The production notes for this film present it, with disarming candour, as a "heartwarming marijuana comedy". This is absolutely accurate. A splendid variation on the My Mother Frank (2000) school of filmmaking, this charming movie is all about how dope (growing, selling and smoking it) saves the life of a widow, Grace (Brenda Blethyn).
As in Anjelica Huston's Agnes Browne (1999), this Cornish widow finds herself struggling after the sudden death of her man. Also like Agnes, Grace finds herself eagerly, if sheepishly, discussing the niceties of sex – not with her best friend, this time, but her husband's ex-mistress.
Grace, a gifted gardener, eventually strikes up an alliance with the local, amateur dope dealer, Matthew (Craig Ferguson, who co-wrote the script with Mark Crowdy). The amount of power they need to illuminate Grace's greenhouse each night turns it into a veritable cathedral – a sight that draws the awestruck admiration of many sozzled inhabitants of the town.
This could so easily have been a twee fable about life's second chances, right down there with stinkers like Siam Sunset (1999). But, for once in this genre, the balance of elements is beautifully crafted.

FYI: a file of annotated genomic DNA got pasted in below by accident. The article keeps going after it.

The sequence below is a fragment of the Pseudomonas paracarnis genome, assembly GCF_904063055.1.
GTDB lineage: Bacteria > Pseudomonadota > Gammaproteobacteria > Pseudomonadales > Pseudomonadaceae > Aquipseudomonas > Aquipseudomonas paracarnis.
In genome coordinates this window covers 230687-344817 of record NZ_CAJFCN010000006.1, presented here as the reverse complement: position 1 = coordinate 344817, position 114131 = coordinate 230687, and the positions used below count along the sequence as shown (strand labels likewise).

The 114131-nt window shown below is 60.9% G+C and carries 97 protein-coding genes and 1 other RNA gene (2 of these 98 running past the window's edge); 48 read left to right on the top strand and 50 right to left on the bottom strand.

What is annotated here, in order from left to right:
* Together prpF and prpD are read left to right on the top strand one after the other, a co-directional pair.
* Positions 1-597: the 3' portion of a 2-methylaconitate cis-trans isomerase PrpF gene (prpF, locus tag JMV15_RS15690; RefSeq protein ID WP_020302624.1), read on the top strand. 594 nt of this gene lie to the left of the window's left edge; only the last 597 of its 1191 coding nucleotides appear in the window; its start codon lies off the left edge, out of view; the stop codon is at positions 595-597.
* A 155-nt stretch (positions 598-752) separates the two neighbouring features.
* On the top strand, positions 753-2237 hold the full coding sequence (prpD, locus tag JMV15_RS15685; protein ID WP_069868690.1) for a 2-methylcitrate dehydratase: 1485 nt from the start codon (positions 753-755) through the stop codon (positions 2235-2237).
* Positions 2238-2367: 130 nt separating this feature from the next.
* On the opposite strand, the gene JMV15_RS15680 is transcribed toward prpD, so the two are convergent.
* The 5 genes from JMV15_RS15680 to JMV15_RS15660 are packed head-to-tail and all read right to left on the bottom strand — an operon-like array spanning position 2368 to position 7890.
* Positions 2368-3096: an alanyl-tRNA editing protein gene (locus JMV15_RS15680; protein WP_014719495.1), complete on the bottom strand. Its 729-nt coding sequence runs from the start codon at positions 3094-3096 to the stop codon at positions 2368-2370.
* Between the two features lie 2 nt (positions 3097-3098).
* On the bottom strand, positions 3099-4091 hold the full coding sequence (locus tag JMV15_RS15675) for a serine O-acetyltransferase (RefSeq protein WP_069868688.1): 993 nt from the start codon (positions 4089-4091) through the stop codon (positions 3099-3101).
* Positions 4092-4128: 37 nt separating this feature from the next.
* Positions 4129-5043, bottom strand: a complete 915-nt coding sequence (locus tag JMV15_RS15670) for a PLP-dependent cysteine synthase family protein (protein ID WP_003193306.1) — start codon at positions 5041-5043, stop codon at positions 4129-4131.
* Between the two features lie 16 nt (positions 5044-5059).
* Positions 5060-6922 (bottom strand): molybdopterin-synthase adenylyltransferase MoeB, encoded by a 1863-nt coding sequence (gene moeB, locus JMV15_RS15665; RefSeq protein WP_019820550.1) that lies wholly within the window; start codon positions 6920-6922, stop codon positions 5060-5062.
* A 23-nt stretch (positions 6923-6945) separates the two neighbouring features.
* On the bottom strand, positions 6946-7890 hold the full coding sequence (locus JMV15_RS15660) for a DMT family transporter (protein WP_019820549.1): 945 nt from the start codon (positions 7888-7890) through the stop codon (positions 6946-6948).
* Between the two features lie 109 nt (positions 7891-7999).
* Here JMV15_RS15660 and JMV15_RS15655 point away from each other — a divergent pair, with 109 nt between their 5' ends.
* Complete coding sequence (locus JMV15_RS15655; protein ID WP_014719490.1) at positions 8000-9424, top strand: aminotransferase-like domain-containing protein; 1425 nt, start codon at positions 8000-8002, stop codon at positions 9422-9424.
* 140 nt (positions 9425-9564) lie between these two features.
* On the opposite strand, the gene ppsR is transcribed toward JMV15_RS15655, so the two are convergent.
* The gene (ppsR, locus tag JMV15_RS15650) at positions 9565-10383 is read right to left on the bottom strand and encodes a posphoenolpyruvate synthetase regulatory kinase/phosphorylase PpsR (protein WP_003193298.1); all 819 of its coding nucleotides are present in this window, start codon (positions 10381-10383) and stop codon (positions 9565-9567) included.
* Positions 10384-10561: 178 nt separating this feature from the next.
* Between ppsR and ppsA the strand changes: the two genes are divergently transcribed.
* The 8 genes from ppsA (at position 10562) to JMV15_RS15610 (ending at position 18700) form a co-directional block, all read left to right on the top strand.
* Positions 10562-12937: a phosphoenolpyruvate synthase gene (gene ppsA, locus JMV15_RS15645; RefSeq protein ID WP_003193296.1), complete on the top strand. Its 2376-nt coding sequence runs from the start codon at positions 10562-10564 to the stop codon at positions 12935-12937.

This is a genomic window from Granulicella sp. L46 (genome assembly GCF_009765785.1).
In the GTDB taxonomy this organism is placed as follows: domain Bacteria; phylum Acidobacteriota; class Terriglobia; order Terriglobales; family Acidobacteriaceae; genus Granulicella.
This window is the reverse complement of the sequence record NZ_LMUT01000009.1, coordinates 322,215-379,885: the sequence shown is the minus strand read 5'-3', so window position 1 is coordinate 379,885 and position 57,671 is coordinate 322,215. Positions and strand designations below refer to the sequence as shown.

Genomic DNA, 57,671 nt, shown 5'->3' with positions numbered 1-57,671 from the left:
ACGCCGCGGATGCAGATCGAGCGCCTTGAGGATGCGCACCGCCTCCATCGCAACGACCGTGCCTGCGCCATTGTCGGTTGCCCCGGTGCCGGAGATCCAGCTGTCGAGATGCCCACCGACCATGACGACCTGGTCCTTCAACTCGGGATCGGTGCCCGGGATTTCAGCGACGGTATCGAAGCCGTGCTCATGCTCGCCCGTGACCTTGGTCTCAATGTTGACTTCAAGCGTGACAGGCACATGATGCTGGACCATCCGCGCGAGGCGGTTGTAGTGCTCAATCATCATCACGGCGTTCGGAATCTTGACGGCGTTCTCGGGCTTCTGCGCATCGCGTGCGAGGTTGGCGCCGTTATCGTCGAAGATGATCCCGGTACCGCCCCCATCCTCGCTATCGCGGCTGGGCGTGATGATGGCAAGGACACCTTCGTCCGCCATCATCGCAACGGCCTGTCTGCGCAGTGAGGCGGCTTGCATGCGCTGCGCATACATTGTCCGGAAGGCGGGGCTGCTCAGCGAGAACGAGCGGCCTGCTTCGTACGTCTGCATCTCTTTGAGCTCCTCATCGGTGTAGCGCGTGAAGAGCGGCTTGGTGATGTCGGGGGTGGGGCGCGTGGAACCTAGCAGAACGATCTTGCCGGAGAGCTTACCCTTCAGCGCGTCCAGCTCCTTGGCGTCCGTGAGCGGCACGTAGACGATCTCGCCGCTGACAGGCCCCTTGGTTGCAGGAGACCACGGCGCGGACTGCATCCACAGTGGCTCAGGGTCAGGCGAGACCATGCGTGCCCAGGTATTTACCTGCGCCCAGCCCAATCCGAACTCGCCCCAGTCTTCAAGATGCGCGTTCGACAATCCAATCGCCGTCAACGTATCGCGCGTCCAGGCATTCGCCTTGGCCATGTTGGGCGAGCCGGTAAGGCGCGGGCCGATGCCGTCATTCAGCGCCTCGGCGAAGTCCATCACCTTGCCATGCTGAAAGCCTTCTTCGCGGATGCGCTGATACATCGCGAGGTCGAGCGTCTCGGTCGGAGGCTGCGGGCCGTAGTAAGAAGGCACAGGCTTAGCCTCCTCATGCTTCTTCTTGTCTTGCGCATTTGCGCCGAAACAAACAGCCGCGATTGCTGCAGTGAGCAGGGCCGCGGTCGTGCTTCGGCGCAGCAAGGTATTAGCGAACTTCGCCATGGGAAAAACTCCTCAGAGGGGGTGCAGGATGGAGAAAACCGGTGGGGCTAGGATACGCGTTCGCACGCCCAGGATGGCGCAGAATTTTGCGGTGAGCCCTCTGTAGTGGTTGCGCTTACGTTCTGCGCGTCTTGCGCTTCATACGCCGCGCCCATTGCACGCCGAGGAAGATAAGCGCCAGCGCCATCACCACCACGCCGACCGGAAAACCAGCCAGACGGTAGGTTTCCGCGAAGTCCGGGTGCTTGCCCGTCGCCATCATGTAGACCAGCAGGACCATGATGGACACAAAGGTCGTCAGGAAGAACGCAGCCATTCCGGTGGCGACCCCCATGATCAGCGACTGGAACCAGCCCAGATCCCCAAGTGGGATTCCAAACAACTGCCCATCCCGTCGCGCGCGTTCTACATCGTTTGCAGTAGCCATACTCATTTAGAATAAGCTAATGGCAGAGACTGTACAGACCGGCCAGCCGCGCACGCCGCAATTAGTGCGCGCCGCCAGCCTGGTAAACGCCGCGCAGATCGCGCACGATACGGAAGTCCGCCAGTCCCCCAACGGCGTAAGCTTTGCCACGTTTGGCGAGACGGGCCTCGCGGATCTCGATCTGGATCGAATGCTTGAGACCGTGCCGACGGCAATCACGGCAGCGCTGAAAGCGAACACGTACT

Ferguson brings a lovely, friendly intimacy to his rapport with Blethyn – who is, mercifully, far less mannered than usual. Valerie Edmond as Nicky, Matthew's puzzled girlfriend, adds another level of poignancy.
The film ascends to an even more whimsical level of fantasy once the tough guys of London's drug underworld – especially ringleader Jacques (Tchéky Karyo) – enter the plot. Elements of danger and suspense jostle with an unlikely romantic intrigue: Jacques finds himself strangely respectful of Grace, this self-made woman.
One has to abandon oneself to the giddy frivolity of this film – subversive message and all. Director Nigel Cole keeps the brew bubbling nicely with various sub-plots and many eccentric characters. Saving Grace gives middle-of-the-road filmmaking a good name, for a change.
© Adrian Martin October 2000